There is an idea in Franciscan thinking called Mirroring. Like so many Franciscan ideas it’s built on a chain of other ideas, so stay with me as I try to explain this.
One of the things we are called to do as followers of Jesus, as people of Christ, is to reteach everything its loveliness. We are called to reteach each other our loveliness.
The world finds a lot of ways to tell us that we’re less than lovely and loveable, that we’re flawed and unacceptable in one way or another. Even a lot of our theology does that, unfortunately. So much of Christianity has adopted Augustine’s idea of Original Sin. You hear it in a lot of our church language. “We are born children of a fallen humanity.” We confess that we are in bondage to sin and cannot free ourselves.” To quote Richard Rohr, if you start with a negative anthropology, you’re going to end up with a negative theology.
The Franciscans don’t ignore sin. They just don’t think it’s the defining factor of human nature, at least not in God’s eyes. They don’t start with Original Sin. They start with Original Blessing. God saw everything that God had made, and behold it was good. Christ has come to remind us that we were created good, and to help us recapture that goodness.
We are, in fact, children of God. That is such an enormous idea with such far-reaching implications that I can’t generate a complete understanding of it in my own mind. The idea that I, Steve Beckham, born in Missouri, of limited intelligence, and sinful like everyone else, am a beloved child of God is so momentous that the he mental circuitry just can’t handle it properly. I’ll either under value it or over inflate my ego with it. No one can properly process that idea. I can’t. You can’t.
So we need people who, little by little, mirror it to us. We need people who reflect back to us the image of God that is in us. We need people who show us we’re beloved—they mirror God’s love and image to us. They reflect the image of God that’s in us back to us. One hopes it starts with parents when we’re babies and that it continues as we grow. And one hopes that you are mirroring it to others. So when you read in the scriptures that you are a beloved child of God, you’ve already got a template in place to help you believe it and process it.
We mirror the image of God to each other to show each other our nobility, to remind each other of our worth and loveliness.
I came upon a great example of mirroring in a letter written by Erin Poulson to Chadwick Boseman:
In May 2018, I was newly Queen of Newcastle at the Georgia Renaissance Festival. Black Panther had come out just three months before and it was on everyone’s mind.
I was still learning how to Queen, as the shoes before me were large, and pavilion time was always a time when I felt particularly inadequate. It was one of my insecure days when I had a young black girl and her dad come and visit the Royal Court. I introduced myself as Queen of England and the girl said, “I’m a princess!!” And then she got shy.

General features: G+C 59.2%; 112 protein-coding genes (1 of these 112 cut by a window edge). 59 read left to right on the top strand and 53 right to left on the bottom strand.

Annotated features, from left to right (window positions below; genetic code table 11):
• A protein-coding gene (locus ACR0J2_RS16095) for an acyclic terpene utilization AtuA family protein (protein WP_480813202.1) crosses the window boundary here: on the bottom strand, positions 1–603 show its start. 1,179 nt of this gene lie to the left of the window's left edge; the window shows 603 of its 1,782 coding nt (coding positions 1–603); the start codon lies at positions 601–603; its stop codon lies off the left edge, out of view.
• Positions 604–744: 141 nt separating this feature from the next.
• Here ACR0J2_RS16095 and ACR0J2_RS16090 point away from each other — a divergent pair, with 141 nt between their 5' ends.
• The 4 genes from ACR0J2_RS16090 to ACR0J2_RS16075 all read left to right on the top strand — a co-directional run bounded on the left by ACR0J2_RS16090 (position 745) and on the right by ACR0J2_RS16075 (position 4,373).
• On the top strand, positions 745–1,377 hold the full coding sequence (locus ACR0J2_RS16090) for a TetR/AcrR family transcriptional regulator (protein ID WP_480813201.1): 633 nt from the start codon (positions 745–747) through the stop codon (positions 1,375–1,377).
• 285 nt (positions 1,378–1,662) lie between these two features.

I wanted her to keep talking so I said, “Oh, are you a Princess of England?” She shook her head. “Are you a Princess of France?” Another head shake. I don’t know why, I’d never done it before, but I thought I’d take a chance. “Are you a Princess of Wakanda?”
Her eyes grew so big. Her father jumped with excitement. And she nodded regally.
I crossed my arms over my chest. “Wakanda Forever, my Princess. We are so honored to have you in our Kingdom!” Now she stood a hundred feet tall, and her dad nearly trembled behind her.
I touched Joshua Miller’s shoulder, who had been carrying on a very different conversation as King Henry, and said, “My dear Henry, we have a visiting guest from Wakanda!”
Without missing a beat, his arms crossed over his chest. “Wakanda forever, dear Princess!! And welcome to England!!”
That shy girl walked out of the pavilion with her head held high like an empress. And I remember her dad just dancing next to her, whispering, “Wakanda, baby!! They know you’re from Wakanda!! You’re royalty too!!”
Mr. Boseman, I’ve worked Renaissance festivals for almost twenty years now. Since that point, I have seen dozens of black boys and girls accept themselves as royalty in a way that I’m not sure they would have before. The doors you opened echo throughout time like Arthur pulling the sword from the stone.
Mirroring, reflecting someone’s essential goodness back to them can be transformative and can send ripples farther out into the world than you would dare to imagine.
In chapter 8 of the Book of Acts we read the story of the Apostle Philip who is suddenly told by the Holy Spirit to “Get up and go toward the south to the road that goes from Jerusalem to Gaza.” Philip obeys this prompting of the Spirit which must feel like some kind of mad impulse and promptly heads off for that road in the wilderness. And there he encounters one of the most unexpected characters in all the Bible.
“Now there was an Ethiopian eunuch, a court official of the Candace, queen of the Ethiopians, in charge of her entire treasury. He had come to Jerusalem to worship and was returning home; seated in his chariot, he was reading the prophet Isaiah.”